The Bill appears to be a worthy attempt to provide a legal framework to allow bonds backed by mortgages, that is, mortgage covered securities or Government credits, meaning public credit covered securities, to be issued in Ireland. It would appear that the principle of mortgage covered securities and especially public credit covered asset securities originated in Germany and the famous Pfandbriefe securities are the  largest single bond type in Europe. These bonds enable German financial institutions to access finance on exceptionally good terms. Other European countries have taken the view that their financial institutions should be able to access this source of funding and France, Spain and Luxembourg have passed enabling legislation to facilitate the issuing of this type of bond. I understand the pressure for this Bill comes from a German financial institution based in the Dublin International Financial Service Centre and I assume it has a special interest in this type of financial product. The German Pfandbriefe bond has an excellent record. It has never defaulted in Germany. As a result, the Pfandbriefe bond has obtained a triple A credit rating and, as there is little or no risk to investors, it is possible to borrow more cheaply and easily.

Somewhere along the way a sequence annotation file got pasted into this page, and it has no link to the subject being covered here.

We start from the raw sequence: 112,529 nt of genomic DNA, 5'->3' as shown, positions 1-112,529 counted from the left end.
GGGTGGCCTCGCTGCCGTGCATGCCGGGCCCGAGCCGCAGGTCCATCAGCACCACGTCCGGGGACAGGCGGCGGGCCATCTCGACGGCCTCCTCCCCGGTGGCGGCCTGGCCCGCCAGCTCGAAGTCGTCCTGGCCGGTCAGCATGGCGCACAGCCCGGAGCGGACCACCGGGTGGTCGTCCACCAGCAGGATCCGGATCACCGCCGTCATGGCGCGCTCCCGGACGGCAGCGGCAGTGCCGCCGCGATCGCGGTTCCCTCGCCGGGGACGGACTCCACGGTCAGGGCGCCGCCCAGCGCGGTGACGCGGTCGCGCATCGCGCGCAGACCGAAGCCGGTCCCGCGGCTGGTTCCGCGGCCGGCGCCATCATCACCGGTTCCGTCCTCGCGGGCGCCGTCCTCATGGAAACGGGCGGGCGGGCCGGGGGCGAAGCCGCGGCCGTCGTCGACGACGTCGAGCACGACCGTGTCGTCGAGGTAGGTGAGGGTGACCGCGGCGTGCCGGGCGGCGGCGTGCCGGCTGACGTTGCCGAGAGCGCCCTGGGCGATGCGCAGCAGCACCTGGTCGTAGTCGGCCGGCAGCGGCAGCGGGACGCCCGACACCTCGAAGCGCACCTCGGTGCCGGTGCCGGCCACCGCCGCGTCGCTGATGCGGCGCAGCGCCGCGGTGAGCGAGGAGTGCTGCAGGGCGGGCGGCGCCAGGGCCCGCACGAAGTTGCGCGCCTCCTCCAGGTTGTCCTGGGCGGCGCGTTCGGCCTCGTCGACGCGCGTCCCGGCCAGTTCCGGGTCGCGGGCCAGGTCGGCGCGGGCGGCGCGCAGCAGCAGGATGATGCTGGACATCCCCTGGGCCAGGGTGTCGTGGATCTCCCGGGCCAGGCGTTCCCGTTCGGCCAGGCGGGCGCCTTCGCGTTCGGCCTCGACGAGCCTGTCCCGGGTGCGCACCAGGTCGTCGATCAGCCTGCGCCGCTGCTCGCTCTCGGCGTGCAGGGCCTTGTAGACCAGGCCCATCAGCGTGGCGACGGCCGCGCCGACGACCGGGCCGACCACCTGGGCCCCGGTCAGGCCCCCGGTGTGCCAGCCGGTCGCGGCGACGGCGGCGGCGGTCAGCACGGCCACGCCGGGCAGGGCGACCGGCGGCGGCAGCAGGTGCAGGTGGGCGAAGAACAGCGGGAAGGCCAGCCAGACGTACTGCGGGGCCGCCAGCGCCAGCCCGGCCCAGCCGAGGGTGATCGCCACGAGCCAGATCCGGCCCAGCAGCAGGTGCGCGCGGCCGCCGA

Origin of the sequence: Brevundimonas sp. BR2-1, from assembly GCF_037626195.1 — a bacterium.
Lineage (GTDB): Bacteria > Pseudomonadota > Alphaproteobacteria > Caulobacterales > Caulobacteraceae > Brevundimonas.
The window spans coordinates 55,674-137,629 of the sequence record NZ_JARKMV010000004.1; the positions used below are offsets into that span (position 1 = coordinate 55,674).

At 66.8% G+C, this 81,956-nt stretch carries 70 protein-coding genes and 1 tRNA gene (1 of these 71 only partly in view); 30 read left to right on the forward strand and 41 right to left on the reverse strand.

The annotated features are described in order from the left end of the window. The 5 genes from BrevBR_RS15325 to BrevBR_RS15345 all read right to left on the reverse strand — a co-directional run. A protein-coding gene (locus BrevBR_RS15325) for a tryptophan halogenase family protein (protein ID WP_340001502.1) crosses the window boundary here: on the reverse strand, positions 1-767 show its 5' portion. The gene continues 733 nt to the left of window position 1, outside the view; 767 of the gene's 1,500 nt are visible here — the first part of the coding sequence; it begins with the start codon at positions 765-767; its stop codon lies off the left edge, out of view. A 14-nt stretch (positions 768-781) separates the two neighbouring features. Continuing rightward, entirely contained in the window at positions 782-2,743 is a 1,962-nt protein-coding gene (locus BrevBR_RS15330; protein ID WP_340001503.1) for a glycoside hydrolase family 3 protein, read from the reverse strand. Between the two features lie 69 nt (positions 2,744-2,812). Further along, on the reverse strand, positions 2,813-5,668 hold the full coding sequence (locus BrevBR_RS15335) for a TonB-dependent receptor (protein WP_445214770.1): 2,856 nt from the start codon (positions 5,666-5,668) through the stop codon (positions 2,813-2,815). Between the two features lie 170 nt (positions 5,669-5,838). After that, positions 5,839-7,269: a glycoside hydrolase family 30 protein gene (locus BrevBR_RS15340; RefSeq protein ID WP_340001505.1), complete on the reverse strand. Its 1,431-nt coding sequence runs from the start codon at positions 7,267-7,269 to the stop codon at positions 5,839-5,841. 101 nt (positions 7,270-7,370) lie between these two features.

The introduction of this legislation is appropriately timed. With the introduction of the euro on 1 January, Irish institutions will be able to compete with other EU financial institutions on a more level playing field. Asset covered securities are securities bonds and are secured on a pool of assets called a covered assets pool. These assets when put into the pool are ring fenced on the financial institution's balance sheet. If the financial institution gets into difficulties, these assets must be used to meet the institution's obligations to the holders of its asset covered securities before they can be used to meet other claims. In addition, if an asset in the pool underperforms or, in case of a mortgage, defaults, it can be taken out of the pool and substituted by another asset.